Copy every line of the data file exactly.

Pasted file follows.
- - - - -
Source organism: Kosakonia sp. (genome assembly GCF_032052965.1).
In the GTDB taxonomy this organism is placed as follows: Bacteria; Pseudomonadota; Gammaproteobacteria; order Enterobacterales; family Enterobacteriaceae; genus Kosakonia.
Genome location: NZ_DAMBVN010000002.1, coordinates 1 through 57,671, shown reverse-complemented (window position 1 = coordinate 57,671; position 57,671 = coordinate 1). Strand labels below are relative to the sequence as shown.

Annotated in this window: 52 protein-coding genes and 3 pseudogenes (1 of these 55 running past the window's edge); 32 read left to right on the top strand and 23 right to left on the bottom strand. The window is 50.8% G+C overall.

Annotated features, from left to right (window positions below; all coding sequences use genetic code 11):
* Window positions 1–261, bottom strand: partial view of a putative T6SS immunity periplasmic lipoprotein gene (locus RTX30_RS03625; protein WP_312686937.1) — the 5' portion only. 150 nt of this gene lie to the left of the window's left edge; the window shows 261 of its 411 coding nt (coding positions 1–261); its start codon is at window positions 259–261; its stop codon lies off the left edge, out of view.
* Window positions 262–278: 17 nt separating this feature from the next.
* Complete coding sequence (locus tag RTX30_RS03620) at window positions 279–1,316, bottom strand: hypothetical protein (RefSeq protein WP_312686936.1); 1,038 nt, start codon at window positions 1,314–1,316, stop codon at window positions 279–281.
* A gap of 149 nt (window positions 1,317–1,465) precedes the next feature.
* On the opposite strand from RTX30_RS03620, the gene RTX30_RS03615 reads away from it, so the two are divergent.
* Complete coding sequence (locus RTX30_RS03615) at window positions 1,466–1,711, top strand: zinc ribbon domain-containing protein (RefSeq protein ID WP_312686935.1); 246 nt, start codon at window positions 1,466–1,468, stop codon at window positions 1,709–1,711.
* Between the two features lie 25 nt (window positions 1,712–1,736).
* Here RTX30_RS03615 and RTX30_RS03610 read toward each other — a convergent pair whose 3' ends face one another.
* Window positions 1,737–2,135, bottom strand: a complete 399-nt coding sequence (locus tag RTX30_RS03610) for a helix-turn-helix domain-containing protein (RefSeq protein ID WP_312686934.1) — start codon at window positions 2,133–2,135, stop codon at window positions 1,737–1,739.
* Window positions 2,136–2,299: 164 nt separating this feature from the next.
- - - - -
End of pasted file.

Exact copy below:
Source organism: Kosakonia sp. (genome assembly GCF_032052965.1).
In the GTDB taxonomy this organism is placed as follows: Bacteria; Pseudomonadota; Gammaproteobacteria; order Enterobacterales; family Enterobacteriaceae; genus Kosakonia.
Genome location: NZ_DAMBVN010000002.1, coordinates 1 through 57,671, shown reverse-complemented (window position 1 = coordinate 57,671; position 57,671 = coordinate 1). Strand labels below are relative to the sequence as shown.

Annotated in this window: 52 protein-coding genes and 3 pseudogenes (1 of these 55 running past the window's edge); 32 read left to right on the top strand and 23 right to left on the bottom strand. The window is 50.8% G+C overall.

Annotated features, from left to right (window positions below; all coding sequences use genetic code 11):
* Window positions 1–261, bottom strand: partial view of a putative T6SS immunity periplasmic lipoprotein gene (locus RTX30_RS03625; protein WP_312686937.1) — the 5' portion only. 150 nt of this gene lie to the left of the window's left edge; the window shows 261 of its 411 coding nt (coding positions 1–261); its start codon is at window positions 259–261; its stop codon lies off the left edge, out of view.
* Window positions 262–278: 17 nt separating this feature from the next.
* Complete coding sequence (locus tag RTX30_RS03620) at window positions 279–1,316, bottom strand: hypothetical protein (RefSeq protein WP_312686936.1); 1,038 nt, start codon at window positions 1,314–1,316, stop codon at window positions 279–281.
* A gap of 149 nt (window positions 1,317–1,465) precedes the next feature.
* On the opposite strand from RTX30_RS03620, the gene RTX30_RS03615 reads away from it, so the two are divergent.
* Complete coding sequence (locus RTX30_RS03615) at window positions 1,466–1,711, top strand: zinc ribbon domain-containing protein (RefSeq protein ID WP_312686935.1); 246 nt, start codon at window positions 1,466–1,468, stop codon at window positions 1,709–1,711.
* Between the two features lie 25 nt (window positions 1,712–1,736).
* Here RTX30_RS03615 and RTX30_RS03610 read toward each other — a convergent pair whose 3' ends face one another.
* Window positions 1,737–2,135, bottom strand: a complete 399-nt coding sequence (locus tag RTX30_RS03610) for a helix-turn-helix domain-containing protein (RefSeq protein ID WP_312686934.1) — start codon at window positions 2,133–2,135, stop codon at window positions 1,737–1,739.
* Window positions 2,136–2,299: 164 nt separating this feature from the next.